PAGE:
Dylan Coghlan turned a lot of heads with his rookie camp performance last week, but the most surprising thing the Golden Knights defenseman did was not wear a full face shield.
Coghlan took a slap shot to the jaw during the final game of the American Hockey League regular season April 13 and missed 16 games while recovering. He couldn’t eat normally, but he could skate and was back on the ice before the playoffs concluded.
Now he’s skating with his jaw exposed while trying to prove he’s ready to break training camp with the Knights. It’s a toughness he honed while climbing the hockey ladder step by step, and he’s getting close to the final rung.
“I think I have a lot to offer that I could bring up to this club,” Coghlan said. He welcomes the pressure that comes with competing for a roster spot. “I’m going to work as hard as I can for that.”
Coghlan, 21, has worked hard just to get to this point. The British Columbia native attended the Knights’ development camp in 2017 trying to latch on with a team after going undrafted and earned an entry-level contract by September.
Last season, he turned professional and competed for a role on a Wolves team that had a first-round pick (Erik Brannstrom), a second-round pick (Nicolas Hague) and a player with brief NHL experience on the blue line (Zach Whitecloud). Coghlan outscored all of them with 40 points in 66 games.
When Brannstrom was sent to the Ottawa Senators at the trade deadline, Coghlan was put in charge of the team’s No. 1 power-play unit.
“I think it’s motivating to be the underdog,” Coghlan said. “Obviously, there’s a lot of expectations coming in for a few people here (in rookie camp). I just want to come in and show that I have what it takes. I think I do.”
There’s few questions about Coghlan’s offensive game. His three goals and two assists in three Anaheim Rookie Faceoff games showed that. As Jimmy Schuldt, his defensive partner for rookie camp, says: “He’s a guy that you want to get the puck to because he’ll do good things with it.”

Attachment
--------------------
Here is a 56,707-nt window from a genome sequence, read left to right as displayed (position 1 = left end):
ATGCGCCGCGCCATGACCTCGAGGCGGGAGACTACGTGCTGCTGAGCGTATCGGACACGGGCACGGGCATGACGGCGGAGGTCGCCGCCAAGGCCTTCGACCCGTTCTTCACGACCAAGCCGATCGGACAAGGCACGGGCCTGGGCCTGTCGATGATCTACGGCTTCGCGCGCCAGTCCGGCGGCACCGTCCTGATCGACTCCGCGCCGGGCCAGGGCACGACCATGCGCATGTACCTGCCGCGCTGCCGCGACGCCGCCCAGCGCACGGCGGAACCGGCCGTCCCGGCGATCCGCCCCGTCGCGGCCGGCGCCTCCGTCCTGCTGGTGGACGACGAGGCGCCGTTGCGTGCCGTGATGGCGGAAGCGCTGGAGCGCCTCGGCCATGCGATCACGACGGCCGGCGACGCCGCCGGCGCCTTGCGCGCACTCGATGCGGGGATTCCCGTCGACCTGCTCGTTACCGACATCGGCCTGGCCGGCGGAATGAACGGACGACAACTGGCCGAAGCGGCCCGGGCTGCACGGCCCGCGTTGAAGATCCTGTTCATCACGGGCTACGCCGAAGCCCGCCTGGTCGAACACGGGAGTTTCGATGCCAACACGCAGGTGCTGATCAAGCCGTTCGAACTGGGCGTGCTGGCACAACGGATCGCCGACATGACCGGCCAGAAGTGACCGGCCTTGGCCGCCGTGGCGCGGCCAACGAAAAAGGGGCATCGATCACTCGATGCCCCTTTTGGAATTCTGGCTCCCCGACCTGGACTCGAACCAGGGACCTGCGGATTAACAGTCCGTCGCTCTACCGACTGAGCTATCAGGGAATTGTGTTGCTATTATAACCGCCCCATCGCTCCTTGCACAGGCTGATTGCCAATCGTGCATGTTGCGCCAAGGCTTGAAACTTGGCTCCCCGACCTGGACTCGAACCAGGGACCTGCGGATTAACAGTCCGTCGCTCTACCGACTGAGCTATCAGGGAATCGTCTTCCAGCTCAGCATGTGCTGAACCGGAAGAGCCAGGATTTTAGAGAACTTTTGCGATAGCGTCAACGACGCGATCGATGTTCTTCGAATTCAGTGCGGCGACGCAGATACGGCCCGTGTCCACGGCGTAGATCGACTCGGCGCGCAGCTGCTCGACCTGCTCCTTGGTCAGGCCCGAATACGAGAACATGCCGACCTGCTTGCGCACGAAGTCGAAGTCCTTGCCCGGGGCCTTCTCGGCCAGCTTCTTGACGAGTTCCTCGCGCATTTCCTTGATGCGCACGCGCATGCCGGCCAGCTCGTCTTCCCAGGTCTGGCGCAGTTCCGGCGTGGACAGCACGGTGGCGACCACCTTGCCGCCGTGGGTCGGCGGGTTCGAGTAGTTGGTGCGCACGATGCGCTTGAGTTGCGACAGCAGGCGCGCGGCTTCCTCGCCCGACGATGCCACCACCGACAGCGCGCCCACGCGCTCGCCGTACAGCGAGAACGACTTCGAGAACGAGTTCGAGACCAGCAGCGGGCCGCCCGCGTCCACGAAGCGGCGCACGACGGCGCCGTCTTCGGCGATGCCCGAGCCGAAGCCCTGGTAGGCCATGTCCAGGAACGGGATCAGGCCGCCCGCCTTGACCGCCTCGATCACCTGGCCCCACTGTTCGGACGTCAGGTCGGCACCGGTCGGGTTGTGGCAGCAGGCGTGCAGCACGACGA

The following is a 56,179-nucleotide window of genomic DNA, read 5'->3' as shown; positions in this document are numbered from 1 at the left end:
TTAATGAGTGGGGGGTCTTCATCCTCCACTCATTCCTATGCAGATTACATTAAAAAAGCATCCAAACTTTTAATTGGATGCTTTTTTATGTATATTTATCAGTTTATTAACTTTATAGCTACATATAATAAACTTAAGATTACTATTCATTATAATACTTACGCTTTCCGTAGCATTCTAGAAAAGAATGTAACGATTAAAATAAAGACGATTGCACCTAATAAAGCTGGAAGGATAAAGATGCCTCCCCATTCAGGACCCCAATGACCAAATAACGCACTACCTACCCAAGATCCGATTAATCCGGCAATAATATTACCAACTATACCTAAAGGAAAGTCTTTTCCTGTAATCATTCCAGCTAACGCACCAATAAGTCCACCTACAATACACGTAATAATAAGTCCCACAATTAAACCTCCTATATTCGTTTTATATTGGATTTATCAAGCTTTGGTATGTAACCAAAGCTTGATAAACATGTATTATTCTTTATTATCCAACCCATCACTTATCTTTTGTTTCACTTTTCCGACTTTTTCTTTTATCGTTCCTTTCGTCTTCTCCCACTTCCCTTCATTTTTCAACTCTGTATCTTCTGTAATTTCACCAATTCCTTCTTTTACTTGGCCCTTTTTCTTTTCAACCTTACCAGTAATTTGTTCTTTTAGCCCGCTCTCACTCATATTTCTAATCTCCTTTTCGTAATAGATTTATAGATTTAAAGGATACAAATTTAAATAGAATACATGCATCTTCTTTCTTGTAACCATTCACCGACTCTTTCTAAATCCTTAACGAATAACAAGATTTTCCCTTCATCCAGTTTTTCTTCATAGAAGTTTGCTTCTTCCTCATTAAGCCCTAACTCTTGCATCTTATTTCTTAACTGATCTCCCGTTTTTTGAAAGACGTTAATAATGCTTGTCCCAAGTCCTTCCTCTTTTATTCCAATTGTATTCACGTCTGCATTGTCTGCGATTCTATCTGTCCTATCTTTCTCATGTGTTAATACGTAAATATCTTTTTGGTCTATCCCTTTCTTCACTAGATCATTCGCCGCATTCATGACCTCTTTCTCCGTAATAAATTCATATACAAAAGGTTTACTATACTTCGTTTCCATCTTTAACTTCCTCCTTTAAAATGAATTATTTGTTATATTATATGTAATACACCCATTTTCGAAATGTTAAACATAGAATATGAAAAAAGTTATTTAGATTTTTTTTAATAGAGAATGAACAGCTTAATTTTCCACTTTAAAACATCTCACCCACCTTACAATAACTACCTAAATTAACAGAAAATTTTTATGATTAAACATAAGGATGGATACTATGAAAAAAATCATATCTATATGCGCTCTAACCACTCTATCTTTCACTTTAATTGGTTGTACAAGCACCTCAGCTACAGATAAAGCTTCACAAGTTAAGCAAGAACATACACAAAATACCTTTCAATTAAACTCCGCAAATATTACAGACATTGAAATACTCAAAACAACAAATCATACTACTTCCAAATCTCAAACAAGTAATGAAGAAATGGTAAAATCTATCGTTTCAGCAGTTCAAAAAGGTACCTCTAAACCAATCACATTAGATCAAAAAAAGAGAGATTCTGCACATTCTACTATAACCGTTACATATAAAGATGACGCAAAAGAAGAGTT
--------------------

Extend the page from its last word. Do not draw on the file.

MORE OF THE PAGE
There’s more concern about how his play without the puck will translate. It’s something he’s been working on for the past year. He said he took “a big step” in his own zone the past year and wants to show that defensive growth to the Knights.
“He’s really just improved consistently from the time that we had him at the start of last year to playoffs,” said Wolves coach Rocky Thompson, who’s also coaching the Knights’ rookies at camp. “He’s got a big heart like a lot of our players do. He’s great to work with. He’s humble, but he’s a guy who pushes himself every day.
“We’ve seen a lot of areas of growth in his game. Not just with the puck, that was always a big strength of his, but without the puck. His defending, and those types of things are really good.”
Good enough to play in the NHL? That remains to be seen. But with a training camp roster spot in hand, Coghlan will have a shot to prove he belongs. If he’s not afraid of exposing his jaw, he probably won’t be scared by the fierce competition for a roster spot.
“The last couple years they said the team was made up,” Coghlan said. “Obviously, they struggled with cap issues this year, so that opened up a lot of spots for forwards and defensemen. It’s kind of there for anybody. We’re all just working really hard for that.”
Dylan Coghlan file
Hometown: Duncan, British Columbia, Canada
2018-19 AHL stats: 15 goals, 25 assists (40 points) in 66 games